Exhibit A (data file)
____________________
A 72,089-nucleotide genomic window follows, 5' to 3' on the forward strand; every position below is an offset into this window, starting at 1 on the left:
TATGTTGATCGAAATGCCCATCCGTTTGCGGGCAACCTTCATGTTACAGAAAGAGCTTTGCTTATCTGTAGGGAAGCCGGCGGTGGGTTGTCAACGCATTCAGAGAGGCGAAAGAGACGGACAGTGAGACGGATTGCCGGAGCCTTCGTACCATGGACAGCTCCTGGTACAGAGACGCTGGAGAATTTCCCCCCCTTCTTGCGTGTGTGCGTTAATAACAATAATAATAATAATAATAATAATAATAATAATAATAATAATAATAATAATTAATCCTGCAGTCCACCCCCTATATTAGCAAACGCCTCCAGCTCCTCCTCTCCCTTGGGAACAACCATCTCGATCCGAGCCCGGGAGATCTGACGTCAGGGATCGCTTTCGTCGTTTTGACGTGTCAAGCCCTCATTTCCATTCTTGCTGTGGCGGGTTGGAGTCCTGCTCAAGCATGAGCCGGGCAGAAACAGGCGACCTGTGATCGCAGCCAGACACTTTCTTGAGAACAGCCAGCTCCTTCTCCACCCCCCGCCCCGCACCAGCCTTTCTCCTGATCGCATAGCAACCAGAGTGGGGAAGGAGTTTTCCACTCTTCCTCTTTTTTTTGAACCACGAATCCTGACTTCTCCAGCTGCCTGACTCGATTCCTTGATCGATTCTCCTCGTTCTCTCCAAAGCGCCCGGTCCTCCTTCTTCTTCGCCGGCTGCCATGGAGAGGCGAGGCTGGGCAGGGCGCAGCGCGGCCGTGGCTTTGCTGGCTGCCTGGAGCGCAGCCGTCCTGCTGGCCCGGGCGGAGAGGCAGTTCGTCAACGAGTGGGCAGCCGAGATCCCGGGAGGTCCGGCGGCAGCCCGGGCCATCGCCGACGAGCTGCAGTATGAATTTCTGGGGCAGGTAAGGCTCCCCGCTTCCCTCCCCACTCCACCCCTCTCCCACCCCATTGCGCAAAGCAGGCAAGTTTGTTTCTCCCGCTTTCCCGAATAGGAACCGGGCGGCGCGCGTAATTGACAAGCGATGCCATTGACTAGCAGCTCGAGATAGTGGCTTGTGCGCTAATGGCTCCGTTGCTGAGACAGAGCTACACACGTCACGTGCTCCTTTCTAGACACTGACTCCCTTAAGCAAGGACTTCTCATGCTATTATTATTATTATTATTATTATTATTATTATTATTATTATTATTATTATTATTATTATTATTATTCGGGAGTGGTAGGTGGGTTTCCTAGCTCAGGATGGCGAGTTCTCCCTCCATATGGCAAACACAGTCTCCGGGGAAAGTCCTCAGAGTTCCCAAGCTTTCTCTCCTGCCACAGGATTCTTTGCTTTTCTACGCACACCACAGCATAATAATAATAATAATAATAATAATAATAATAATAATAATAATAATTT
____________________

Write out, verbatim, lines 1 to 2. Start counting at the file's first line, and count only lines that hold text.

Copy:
A 72,089-nucleotide genomic window follows, 5' to 3' on the forward strand; every position below is an offset into this window, starting at 1 on the left:
TATGTTGATCGAAATGCCCATCCGTTTGCGGGCAACCTTCATGTTACAGAAAGAGCTTTGCTTATCTGTAGGGAAGCCGGCGGTGGGTTGTCAACGCATTCAGAGAGGCGAAAGAGACGGACAGTGAGACGGATTGCCGGAGCCTTCGTACCATGGACAGCTCCTGGTACAGAGACGCTGGAGAATTTCCCCCCCTTCTTGCGTGTGTGCGTTAATAACAATAATAATAATAATAATAATAATAATAATAATAATAATAATAATAATAATTAATCCTGCAGTCCACCCCCTATATTAGCAAACGCCTCCAGCTCCTCCTCTCCCTTGGGAACAACCATCTCGATCCGAGCCCGGGAGATCTGACGTCAGGGATCGCTTTCGTCGTTTTGACGTGTCAAGCCCTCATTTCCATTCTTGCTGTGGCGGGTTGGAGTCCTGCTCAAGCATGAGCCGGGCAGAAACAGGCGACCTGTGATCGCAGCCAGACACTTTCTTGAGAACAGCCAGCTCCTTCTCCACCCCCCGCCCCGCACCAGCCTTTCTCCTGATCGCATAGCAACCAGAGTGGGGAAGGAGTTTTCCACTCTTCCTCTTTTTTTTGAACCACGAATCCTGACTTCTCCAGCTGCCTGACTCGATTCCTTGATCGATTCTCCTCGTTCTCTCCAAAGCGCCCGGTCCTCCTTCTTCTTCGCCGGCTGCCATGGAGAGGCGAGGCTGGGCAGGGCGCAGCGCGGCCGTGGCTTTGCTGGCTGCCTGGAGCGCAGCCGTCCTGCTGGCCCGGGCGGAGAGGCAGTTCGTCAACGAGTGGGCAGCCGAGATCCCGGGAGGTCCGGCGGCAGCCCGGGCCATCGCCGACGAGCTGCAGTATGAATTTCTGGGGCAGGTAAGGCTCCCCGCTTCCCTCCCCACTCCACCCCTCTCCCACCCCATTGCGCAAAGCAGGCAAGTTTGTTTCTCCCGCTTTCCCGAATAGGAACCGGGCGGCGCGCGTAATTGACAAGCGATGCCATTGACTAGCAGCTCGAGATAGTGGCTTGTGCGCTAATGGCTCCGTTGCTGAGACAGAGCTACACACGTCACGTGCTCCTTTCTAGACACTGACTCCCTTAAGCAAGGACTTCTCATGCTATTATTATTATTATTATTATTATTATTATTATTATTATTATTATTATTATTATTATTATTATTATTCGGGAGTGGTAGGTGGGTTTCCTAGCTCAGGATGGCGAGTTCTCCCTCCATATGGCAAACACAGTCTCCGGGGAAAGTCCTCAGAGTTCCCAAGCTTTCTCTCCTGCCACAGGATTCTTTGCTTTTCTACGCACACCACAGCATAATAATAATAATAATAATAATAATAATAATAATAATAATAATAATTT